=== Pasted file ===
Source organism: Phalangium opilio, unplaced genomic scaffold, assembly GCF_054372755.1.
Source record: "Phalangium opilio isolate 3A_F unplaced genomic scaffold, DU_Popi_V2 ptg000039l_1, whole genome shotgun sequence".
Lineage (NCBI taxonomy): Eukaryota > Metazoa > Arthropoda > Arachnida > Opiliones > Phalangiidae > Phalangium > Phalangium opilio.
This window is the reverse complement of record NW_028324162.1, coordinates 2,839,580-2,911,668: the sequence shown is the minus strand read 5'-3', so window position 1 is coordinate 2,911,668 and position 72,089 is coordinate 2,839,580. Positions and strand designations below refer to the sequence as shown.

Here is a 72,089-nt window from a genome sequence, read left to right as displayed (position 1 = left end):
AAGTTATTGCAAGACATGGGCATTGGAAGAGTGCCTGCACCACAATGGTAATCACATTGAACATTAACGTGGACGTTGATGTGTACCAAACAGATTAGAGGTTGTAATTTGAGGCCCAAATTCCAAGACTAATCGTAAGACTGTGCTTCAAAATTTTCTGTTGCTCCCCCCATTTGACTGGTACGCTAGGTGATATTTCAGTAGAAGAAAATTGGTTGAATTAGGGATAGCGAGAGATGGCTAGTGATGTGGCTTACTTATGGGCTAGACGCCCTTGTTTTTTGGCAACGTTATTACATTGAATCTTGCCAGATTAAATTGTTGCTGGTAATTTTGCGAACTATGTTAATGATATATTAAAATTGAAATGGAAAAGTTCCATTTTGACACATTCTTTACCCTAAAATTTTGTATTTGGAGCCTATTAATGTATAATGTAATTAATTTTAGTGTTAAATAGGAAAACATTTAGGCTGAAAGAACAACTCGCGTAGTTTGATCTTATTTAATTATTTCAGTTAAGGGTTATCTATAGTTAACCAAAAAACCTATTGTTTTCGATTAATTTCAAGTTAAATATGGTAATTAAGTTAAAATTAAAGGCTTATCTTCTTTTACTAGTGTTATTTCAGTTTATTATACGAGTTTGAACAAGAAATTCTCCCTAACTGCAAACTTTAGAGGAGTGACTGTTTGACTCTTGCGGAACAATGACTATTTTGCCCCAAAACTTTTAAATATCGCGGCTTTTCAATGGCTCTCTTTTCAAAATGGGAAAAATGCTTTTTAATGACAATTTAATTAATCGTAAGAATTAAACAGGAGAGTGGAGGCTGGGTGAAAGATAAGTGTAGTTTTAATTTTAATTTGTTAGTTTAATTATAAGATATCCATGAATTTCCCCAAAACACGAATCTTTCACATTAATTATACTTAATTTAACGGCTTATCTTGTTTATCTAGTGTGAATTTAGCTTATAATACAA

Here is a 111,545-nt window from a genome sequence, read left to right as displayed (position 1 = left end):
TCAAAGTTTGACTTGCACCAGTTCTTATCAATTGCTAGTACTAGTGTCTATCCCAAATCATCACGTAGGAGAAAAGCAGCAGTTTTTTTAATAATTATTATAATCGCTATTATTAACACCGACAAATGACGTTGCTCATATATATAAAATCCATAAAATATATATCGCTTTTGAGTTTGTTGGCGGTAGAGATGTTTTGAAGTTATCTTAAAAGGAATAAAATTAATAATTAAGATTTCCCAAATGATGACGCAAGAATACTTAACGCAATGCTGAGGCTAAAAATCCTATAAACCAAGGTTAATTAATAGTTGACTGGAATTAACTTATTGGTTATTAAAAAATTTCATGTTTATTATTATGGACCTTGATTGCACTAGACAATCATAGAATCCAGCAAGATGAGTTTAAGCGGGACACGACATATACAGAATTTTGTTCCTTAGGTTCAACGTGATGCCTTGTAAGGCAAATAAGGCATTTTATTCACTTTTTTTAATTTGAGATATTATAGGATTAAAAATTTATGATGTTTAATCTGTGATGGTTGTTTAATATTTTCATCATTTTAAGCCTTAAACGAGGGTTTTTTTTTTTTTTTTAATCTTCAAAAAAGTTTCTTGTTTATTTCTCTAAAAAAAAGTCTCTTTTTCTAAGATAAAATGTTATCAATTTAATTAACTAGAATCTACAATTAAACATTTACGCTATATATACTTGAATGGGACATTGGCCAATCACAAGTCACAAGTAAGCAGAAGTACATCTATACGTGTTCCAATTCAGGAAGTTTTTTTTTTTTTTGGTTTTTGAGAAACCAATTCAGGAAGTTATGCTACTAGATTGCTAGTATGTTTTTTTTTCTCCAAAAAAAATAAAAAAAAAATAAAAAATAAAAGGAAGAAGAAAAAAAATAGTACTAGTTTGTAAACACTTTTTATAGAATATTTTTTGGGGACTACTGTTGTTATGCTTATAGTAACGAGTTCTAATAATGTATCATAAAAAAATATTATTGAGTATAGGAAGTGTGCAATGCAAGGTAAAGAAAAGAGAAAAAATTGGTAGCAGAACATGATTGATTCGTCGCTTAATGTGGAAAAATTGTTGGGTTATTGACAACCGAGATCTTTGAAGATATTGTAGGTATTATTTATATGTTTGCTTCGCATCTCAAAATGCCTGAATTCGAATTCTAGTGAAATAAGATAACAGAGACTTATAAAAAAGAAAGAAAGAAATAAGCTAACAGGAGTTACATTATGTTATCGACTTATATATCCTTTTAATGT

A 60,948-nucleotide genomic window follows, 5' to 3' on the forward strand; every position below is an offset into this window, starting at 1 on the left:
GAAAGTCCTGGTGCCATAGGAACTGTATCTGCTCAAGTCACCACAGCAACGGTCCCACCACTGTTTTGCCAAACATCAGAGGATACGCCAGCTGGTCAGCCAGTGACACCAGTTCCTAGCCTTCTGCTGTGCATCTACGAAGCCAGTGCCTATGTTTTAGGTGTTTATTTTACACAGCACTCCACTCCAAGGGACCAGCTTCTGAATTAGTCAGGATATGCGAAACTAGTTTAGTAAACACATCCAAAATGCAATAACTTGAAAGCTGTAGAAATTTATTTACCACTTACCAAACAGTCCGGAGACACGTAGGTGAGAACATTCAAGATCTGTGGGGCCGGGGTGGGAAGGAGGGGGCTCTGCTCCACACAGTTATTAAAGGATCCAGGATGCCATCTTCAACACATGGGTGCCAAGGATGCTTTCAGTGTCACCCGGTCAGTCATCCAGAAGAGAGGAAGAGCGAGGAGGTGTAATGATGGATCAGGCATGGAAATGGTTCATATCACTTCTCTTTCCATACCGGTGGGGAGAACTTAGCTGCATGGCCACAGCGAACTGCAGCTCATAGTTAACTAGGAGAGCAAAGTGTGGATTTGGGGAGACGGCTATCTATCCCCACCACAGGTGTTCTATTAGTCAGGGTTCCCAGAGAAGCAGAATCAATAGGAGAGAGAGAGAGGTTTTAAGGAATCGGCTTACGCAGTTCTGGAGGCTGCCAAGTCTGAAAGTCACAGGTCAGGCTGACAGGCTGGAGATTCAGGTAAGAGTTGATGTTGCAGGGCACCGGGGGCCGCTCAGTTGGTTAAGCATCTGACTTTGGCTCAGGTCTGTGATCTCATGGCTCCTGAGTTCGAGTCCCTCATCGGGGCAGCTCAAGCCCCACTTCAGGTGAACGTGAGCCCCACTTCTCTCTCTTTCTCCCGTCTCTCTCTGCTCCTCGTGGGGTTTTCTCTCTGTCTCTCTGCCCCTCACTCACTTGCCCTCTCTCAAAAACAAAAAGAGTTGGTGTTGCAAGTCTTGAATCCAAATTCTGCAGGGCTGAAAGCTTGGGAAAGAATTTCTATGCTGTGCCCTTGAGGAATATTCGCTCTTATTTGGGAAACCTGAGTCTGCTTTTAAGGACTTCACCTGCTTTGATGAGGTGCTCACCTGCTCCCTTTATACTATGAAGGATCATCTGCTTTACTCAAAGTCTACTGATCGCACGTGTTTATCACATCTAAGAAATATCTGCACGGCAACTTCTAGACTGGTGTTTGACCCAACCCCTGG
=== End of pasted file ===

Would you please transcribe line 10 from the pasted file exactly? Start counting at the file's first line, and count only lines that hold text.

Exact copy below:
GAAAGTCCTGGTGCCATAGGAACTGTATCTGCTCAAGTCACCACAGCAACGGTCCCACCACTGTTTTGCCAAACATCAGAGGATACGCCAGCTGGTCAGCCAGTGACACCAGTTCCTAGCCTTCTGCTGTGCATCTACGAAGCCAGTGCCTATGTTTTAGGTGTTTATTTTACACAGCACTCCACTCCAAGGGACCAGCTTCTGAATTAGTCAGGATATGCGAAACTAGTTTAGTAAACACATCCAAAATGCAATAACTTGAAAGCTGTAGAAATTTATTTACCACTTACCAAACAGTCCGGAGACACGTAGGTGAGAACATTCAAGATCTGTGGGGCCGGGGTGGGAAGGAGGGGGCTCTGCTCCACACAGTTATTAAAGGATCCAGGATGCCATCTTCAACACATGGGTGCCAAGGATGCTTTCAGTGTCACCCGGTCAGTCATCCAGAAGAGAGGAAGAGCGAGGAGGTGTAATGATGGATCAGGCATGGAAATGGTTCATATCACTTCTCTTTCCATACCGGTGGGGAGAACTTAGCTGCATGGCCACAGCGAACTGCAGCTCATAGTTAACTAGGAGAGCAAAGTGTGGATTTGGGGAGACGGCTATCTATCCCCACCACAGGTGTTCTATTAGTCAGGGTTCCCAGAGAAGCAGAATCAATAGGAGAGAGAGAGAGGTTTTAAGGAATCGGCTTACGCAGTTCTGGAGGCTGCCAAGTCTGAAAGTCACAGGTCAGGCTGACAGGCTGGAGATTCAGGTAAGAGTTGATGTTGCAGGGCACCGGGGGCCGCTCAGTTGGTTAAGCATCTGACTTTGGCTCAGGTCTGTGATCTCATGGCTCCTGAGTTCGAGTCCCTCATCGGGGCAGCTCAAGCCCCACTTCAGGTGAACGTGAGCCCCACTTCTCTCTCTTTCTCCCGTCTCTCTCTGCTCCTCGTGGGGTTTTCTCTCTGTCTCTCTGCCCCTCACTCACTTGCCCTCTCTCAAAAACAAAAAGAGTTGGTGTTGCAAGTCTTGAATCCAAATTCTGCAGGGCTGAAAGCTTGGGAAAGAATTTCTATGCTGTGCCCTTGAGGAATATTCGCTCTTATTTGGGAAACCTGAGTCTGCTTTTAAGGACTTCACCTGCTTTGATGAGGTGCTCACCTGCTCCCTTTATACTATGAAGGATCATCTGCTTTACTCAAAGTCTACTGATCGCACGTGTTTATCACATCTAAGAAATATCTGCACGGCAACTTCTAGACTGGTGTTTGACCCAACCCCTGG